New editor Jewels Phraner helms Commission newsletter

Jewels PhranerAt the age of 10, I started my summer by creating a neighborhood newsletter, formatted on a double-sided, 8.5-by-11 piece of paper. The handwritten, hand-drawn publication mostly included puzzles, a few tidbits of insignificant, subdivision gossip overheard from my friends’ parents, and the weather report plagiarized from the real newspaper. Despite the completion of a mere three editions before moving on to a weeks-long Monopoly game and the fortification of last year’s tree fort, it was my first introduction to journalism.

Later, I worked through stints as editor of my high school and university newspapers. It was there that I learned the value of telling stories. I could see students flip through the paper before class, hear groups of people discuss what they had learned from that edition, and answer follow-up questions from sources and peers. My classmates could use the paper to spread the news about an initiative or learn about what was going on with their town, their campus, and their tuition dollars. During those later years, I earned a Bachelor of Journalism from the widely acclaimed University of Missouri and went on to work as a reporter for a Pittsburgh daily newspaper in 2009. While there, I also started what became a moderately successful blog that mostly included scrumptious recipes, a few tidbits from my own life and Pinterest-worthy crafts.

Twenty years after the debut of my journalism career, I am honored to continue growing as an editor through imPULSE.

When I started working at the Carnegie Hero Fund Commission in June 2013, I wrote in my introduction to the organization that I have always loved telling stories and those of our heroes were especially fulfilling to me as a writer and as a human.

“Every day I get to write about extraordinary acts of kindness. I get to tell the epic stories of the bravery and courage and altruism in real people,” I wrote in an imPULSE article three months after joining the organization.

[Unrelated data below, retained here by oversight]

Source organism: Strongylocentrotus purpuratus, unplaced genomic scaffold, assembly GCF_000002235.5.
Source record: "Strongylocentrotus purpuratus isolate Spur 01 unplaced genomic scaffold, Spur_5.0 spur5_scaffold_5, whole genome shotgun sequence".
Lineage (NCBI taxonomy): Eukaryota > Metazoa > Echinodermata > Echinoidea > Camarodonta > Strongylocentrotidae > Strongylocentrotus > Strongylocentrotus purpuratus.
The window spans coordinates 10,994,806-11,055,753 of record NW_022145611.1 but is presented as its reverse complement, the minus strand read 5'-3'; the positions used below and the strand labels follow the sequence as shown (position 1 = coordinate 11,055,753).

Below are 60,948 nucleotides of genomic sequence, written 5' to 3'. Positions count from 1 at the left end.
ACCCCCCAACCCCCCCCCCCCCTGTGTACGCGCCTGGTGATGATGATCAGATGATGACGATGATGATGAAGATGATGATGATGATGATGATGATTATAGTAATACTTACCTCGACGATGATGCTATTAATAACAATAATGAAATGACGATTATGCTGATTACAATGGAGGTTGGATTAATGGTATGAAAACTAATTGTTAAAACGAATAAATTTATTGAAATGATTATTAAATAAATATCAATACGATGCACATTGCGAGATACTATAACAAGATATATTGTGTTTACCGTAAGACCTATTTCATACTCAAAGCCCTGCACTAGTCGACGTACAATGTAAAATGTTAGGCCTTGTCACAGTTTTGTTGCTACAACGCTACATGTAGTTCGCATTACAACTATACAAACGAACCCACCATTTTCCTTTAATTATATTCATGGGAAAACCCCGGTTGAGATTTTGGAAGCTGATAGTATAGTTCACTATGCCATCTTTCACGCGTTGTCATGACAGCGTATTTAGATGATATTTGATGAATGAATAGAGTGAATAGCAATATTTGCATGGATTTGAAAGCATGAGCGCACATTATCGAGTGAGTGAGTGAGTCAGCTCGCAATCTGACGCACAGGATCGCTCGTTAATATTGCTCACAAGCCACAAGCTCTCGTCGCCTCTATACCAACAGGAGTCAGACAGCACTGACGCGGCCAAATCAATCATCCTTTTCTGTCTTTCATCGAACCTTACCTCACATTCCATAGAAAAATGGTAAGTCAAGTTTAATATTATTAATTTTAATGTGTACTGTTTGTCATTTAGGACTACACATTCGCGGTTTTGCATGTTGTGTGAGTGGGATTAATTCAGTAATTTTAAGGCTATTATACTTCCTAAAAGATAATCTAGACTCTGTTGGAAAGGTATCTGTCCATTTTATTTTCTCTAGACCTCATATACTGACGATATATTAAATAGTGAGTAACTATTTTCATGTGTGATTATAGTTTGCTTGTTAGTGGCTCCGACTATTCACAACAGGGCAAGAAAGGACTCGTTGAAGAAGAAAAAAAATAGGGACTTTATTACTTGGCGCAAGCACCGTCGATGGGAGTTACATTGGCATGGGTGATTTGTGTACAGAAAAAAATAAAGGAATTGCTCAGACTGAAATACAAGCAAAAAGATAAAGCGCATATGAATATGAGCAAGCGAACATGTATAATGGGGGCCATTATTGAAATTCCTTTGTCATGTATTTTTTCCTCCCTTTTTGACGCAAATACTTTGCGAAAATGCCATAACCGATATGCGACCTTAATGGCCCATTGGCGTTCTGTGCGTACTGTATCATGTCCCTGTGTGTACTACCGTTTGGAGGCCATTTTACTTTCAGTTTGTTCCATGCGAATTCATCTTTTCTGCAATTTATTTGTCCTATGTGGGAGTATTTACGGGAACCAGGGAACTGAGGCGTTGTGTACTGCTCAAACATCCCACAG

As a case investigator, most of that writing was in the form of highly detailed reports that attempted to present the fullest picture of the rescue for Commission board members to effectively render their decisions. Investigations include determining wind direction and water current speed, estimating the weight of an attacking animal, or calculating the impact force created by a falling object. These types of facts are integral to helping Commission members determine the risk taken on by each rescuer under consideration for the Carnegie Medal.

Now, as I stretch my legs in a newly created outreach coordinator role, I still have the honor of writing about Carnegie Heroes, but imPULSE deals with more than just these epic rescues – it deals with the aftermath, too. Together, we get to learn about what the heroes do with the rest of their lives, such as Carnegie Hero John Williams, who recently won sheriff department awards for two additional rescues. We get to learn about the impact of the rescue on those who were saved, such as the boy named for Primitivo Garcia, the man who saved the boy’s then-pregnant grandmother from assault in 1967. And we get to learn about the legacy left behind by our Carnegie Heroes for future generations, such as posthumous awardee John N. Miller’s children, who returned to their hometown this summer to recognize their father’s sacrifice and those who continue to tell the story of Mary Frances Housley.

As its second-ever editor, my plans for imPULSE are to continue its tradition of telling relevant, interesting stories that not only illustrate the continued impact of Carnegie Medal awardees on their friends, families, and communities, but also the impact of the Commission. I hope this newsletter continues to inform and inspire, as it has done for its first 50 issues.

“We live in a heroic age,” Andrew Carnegie wrote in the Commission’s Deed of Trust. And I can’t wait to tell you about it.

— Jewels Phraner, outreach coordinator

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